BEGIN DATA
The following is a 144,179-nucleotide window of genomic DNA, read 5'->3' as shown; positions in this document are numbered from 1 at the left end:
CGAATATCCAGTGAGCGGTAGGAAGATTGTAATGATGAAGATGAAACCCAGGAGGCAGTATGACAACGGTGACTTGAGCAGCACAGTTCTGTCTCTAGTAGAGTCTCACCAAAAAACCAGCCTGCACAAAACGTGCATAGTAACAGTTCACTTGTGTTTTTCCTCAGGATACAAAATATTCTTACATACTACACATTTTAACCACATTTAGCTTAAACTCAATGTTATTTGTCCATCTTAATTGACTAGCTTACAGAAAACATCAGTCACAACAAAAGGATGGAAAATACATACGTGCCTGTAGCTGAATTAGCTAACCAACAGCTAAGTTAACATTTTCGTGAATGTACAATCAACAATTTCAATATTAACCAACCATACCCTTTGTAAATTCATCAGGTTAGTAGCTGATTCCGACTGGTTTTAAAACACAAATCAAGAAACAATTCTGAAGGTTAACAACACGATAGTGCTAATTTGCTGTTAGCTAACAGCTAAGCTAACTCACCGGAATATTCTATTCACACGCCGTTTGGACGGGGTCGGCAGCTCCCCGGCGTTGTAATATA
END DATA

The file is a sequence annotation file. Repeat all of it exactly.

The following is a 144,179-nucleotide window of genomic DNA, read 5'->3' as shown; positions in this document are numbered from 1 at the left end:
CGAATATCCAGTGAGCGGTAGGAAGATTGTAATGATGAAGATGAAACCCAGGAGGCAGTATGACAACGGTGACTTGAGCAGCACAGTTCTGTCTCTAGTAGAGTCTCACCAAAAAACCAGCCTGCACAAAACGTGCATAGTAACAGTTCACTTGTGTTTTTCCTCAGGATACAAAATATTCTTACATACTACACATTTTAACCACATTTAGCTTAAACTCAATGTTATTTGTCCATCTTAATTGACTAGCTTACAGAAAACATCAGTCACAACAAAAGGATGGAAAATACATACGTGCCTGTAGCTGAATTAGCTAACCAACAGCTAAGTTAACATTTTCGTGAATGTACAATCAACAATTTCAATATTAACCAACCATACCCTTTGTAAATTCATCAGGTTAGTAGCTGATTCCGACTGGTTTTAAAACACAAATCAAGAAACAATTCTGAAGGTTAACAACACGATAGTGCTAATTTGCTGTTAGCTAACAGCTAAGCTAACTCACCGGAATATTCTATTCACACGCCGTTTGGACGGGGTCGGCAGCTCCCCGGCGTTGTAATATA